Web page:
President Barack Obama's bounce coming out of last week's Democratic National Convention has him clearly ahead beyond the margin of error in two key polls early this week. Both the Rasmussen and Gallup tracking polls show Obama leading 50-45.
Some Republicans are fearful, while others urge skepticism and historical perspective.
Democrats, meanwhile, are gleeful, and some see the shift from last week's dead heat as vindication.
"The movement in Obama’s direction reinforces a point that many neutral campaign observers have been reluctant to make for months now," wrote Steve Kornacki at Salon. "The presidential race is not, and has not been, a virtual tie — Obama is, and has been, winning."
Rich Lowry at National Review spoke with a Romney adviser, who strongly resisted the notion that this week's numbers are the new status quo.
"Nobody in Boston thinks we’re going to lose," Lowry's source said. "We’re in a tight race. We had a 4-5 point bounce after our convention and it evaporated when they had theirs. Now they have a 4-5 bounce. It’s going to evaporate in September. We feel good about the map. We’re up with advertising in Wisconsin, and I think North Carolina is going to come off the board. On Ohio, they’ve been spinning for months now that it’s out of reach."
Romney's operatives have a natural incentive to spin. To a lesser degree, this is true of partisan analysts, like Jay Cost at the Weekly Standard.
Cost says that historically the Gallup polls at this point have been a weak predictor of final outcomes. "The only challenger who successfully defeated an incumbent and had a comfortable lead all through the pre-convention summer period was Jimmy Carter in 1976," Cost wrote. "Both Ronald Reagan in 1980 and Bill Clinton in 1992 were stuck in basically the same position as Romney was prior to the conventions."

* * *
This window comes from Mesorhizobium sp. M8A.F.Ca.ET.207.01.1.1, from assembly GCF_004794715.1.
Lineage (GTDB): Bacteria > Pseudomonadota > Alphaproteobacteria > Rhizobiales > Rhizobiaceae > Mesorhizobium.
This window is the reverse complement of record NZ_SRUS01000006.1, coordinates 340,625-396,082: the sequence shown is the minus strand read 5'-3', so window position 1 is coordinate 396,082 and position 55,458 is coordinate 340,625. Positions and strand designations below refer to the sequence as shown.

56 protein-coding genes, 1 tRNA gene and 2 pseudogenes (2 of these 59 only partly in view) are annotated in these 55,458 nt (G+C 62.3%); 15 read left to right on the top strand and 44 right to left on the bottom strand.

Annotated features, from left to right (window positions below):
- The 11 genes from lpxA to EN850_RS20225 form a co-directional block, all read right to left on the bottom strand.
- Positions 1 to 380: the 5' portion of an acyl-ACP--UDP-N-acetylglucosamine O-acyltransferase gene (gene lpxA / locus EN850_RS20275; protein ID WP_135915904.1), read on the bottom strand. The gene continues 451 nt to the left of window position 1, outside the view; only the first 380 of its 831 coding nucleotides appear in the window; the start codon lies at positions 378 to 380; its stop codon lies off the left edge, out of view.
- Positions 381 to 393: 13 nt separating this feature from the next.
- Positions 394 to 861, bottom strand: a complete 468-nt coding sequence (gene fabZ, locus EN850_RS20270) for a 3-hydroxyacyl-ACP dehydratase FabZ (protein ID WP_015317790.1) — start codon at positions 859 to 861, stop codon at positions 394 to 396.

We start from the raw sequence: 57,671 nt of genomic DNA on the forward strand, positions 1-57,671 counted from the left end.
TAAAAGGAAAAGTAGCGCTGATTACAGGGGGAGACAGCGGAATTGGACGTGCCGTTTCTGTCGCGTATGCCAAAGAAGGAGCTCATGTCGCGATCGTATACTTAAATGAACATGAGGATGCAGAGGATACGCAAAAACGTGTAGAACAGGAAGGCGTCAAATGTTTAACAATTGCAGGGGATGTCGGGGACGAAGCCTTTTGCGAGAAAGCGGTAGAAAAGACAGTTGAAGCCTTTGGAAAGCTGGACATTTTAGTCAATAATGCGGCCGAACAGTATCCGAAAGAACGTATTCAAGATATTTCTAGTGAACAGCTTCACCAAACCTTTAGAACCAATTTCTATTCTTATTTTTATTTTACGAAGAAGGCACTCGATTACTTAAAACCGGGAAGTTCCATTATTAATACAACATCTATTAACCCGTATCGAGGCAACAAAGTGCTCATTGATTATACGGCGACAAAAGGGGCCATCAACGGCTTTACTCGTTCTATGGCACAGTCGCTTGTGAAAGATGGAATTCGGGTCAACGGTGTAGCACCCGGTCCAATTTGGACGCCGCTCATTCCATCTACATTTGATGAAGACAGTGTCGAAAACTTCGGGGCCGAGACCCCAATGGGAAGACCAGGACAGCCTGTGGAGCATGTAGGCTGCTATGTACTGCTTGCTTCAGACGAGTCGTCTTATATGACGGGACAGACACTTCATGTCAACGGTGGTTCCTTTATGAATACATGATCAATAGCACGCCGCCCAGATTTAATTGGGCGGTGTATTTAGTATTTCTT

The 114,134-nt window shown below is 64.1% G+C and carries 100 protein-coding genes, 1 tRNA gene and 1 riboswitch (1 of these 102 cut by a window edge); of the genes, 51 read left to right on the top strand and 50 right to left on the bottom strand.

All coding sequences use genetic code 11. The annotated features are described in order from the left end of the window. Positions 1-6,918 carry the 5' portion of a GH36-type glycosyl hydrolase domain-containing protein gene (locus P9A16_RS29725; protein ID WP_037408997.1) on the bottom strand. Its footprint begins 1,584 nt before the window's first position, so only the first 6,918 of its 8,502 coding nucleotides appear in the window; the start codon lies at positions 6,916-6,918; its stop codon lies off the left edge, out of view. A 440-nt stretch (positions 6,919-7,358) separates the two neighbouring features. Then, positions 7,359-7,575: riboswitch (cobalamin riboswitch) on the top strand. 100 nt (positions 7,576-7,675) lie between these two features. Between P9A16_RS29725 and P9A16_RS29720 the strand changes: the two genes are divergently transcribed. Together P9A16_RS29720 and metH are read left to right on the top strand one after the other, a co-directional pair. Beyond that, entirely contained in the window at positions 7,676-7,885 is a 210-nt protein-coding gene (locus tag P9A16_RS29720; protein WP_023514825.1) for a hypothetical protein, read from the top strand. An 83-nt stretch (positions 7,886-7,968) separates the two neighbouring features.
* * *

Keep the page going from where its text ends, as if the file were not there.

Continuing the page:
"Obviously, all of this could change. Historically speaking, convention bounces tend to be exactly that — bounces that fade over time. Romney enjoyed a modest bounce, and so far it looks like Obama is enjoying a 4-point bounce or so. My instincts tell me that by the time of the debates, we will be back to precisely where we were in August — both candidates essentially tied and stuck 3-5 points below 50 percent," Cost concluded.
Nate Silver at the New York Times is Cost's opposite number: a partisan analyst who wants to be right as well as see his side win. Noting the shift toward Obama, Silver expresses measured optimism about how well the shift will hold up.
"How far will Mr. Obama’s numbers rise, and how long will his bounce last? We don’t know that, of course. But the range of possible outcomes reads pretty favorably for him," Silver wrote.
"As I wrote on Saturday night, Mr. Obama’s polls could easily cool off quickly," Silver concluded. "If we return to the equilibrium where Mr. Obama is about two points ahead in the polls — about where they were for months on end heading into the conventions — then Mitt Romney’s position won’t be too badly damaged. Still, Mr. Romney will be the underdog, and he’ll have had two or three weeks of time run off the clock."
Eric Schulzke writes on national politics for the Deseret News. He can be contacted at firstname.lastname@example.org.